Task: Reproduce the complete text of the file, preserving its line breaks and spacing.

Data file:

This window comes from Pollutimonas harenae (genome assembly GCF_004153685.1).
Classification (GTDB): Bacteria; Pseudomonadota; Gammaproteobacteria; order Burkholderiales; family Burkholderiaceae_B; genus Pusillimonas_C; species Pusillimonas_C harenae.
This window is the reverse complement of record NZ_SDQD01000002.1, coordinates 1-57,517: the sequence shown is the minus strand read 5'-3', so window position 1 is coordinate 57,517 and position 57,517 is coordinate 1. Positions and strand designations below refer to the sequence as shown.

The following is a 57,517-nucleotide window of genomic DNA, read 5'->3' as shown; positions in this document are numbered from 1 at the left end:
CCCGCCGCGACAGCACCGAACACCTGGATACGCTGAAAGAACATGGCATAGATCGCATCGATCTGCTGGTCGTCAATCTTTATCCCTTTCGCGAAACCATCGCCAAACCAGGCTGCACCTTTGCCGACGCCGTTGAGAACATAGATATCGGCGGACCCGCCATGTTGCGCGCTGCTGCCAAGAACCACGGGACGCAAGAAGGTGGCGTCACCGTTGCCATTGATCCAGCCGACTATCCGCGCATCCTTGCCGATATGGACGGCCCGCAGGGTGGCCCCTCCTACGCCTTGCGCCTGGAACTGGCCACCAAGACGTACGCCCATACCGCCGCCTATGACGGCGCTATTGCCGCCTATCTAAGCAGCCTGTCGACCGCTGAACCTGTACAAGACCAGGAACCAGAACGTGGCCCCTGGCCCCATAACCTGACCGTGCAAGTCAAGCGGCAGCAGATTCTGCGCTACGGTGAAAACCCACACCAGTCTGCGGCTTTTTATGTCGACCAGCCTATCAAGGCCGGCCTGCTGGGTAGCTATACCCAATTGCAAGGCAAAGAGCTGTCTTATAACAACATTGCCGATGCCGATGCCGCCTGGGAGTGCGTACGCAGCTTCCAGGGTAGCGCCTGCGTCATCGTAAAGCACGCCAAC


This window comes from Pollutimonas harenae (genome assembly GCF_004153685.1).
Classification (GTDB): Bacteria; Pseudomonadota; Gammaproteobacteria; order Burkholderiales; family Burkholderiaceae_B; genus Pusillimonas_C; species Pusillimonas_C harenae.
This window is the reverse complement of record NZ_SDQD01000002.1, coordinates 1-57,517: the sequence shown is the minus strand read 5'-3', so window position 1 is coordinate 57,517 and position 57,517 is coordinate 1. Positions and strand designations below refer to the sequence as shown.

The following is a 57,517-nucleotide window of genomic DNA, read 5'->3' as shown; positions in this document are numbered from 1 at the left end:
CCCGCCGCGACAGCACCGAACACCTGGATACGCTGAAAGAACATGGCATAGATCGCATCGATCTGCTGGTCGTCAATCTTTATCCCTTTCGCGAAACCATCGCCAAACCAGGCTGCACCTTTGCCGACGCCGTTGAGAACATAGATATCGGCGGACCCGCCATGTTGCGCGCTGCTGCCAAGAACCACGGGACGCAAGAAGGTGGCGTCACCGTTGCCATTGATCCAGCCGACTATCCGCGCATCCTTGCCGATATGGACGGCCCGCAGGGTGGCCCCTCCTACGCCTTGCGCCTGGAACTGGCCACCAAGACGTACGCCCATACCGCCGCCTATGACGGCGCTATTGCCGCCTATCTAAGCAGCCTGTCGACCGCTGAACCTGTACAAGACCAGGAACCAGAACGTGGCCCCTGGCCCCATAACCTGACCGTGCAAGTCAAGCGGCAGCAGATTCTGCGCTACGGTGAAAACCCACACCAGTCTGCGGCTTTTTATGTCGACCAGCCTATCAAGGCCGGCCTGCTGGGTAGCTATACCCAATTGCAAGGCAAAGAGCTGTCTTATAACAACATTGCCGATGCCGATGCCGCCTGGGAGTGCGTACGCAGCTTCCAGGGTAGCGCCTGCGTCATCGTAAAGCACGCCAAC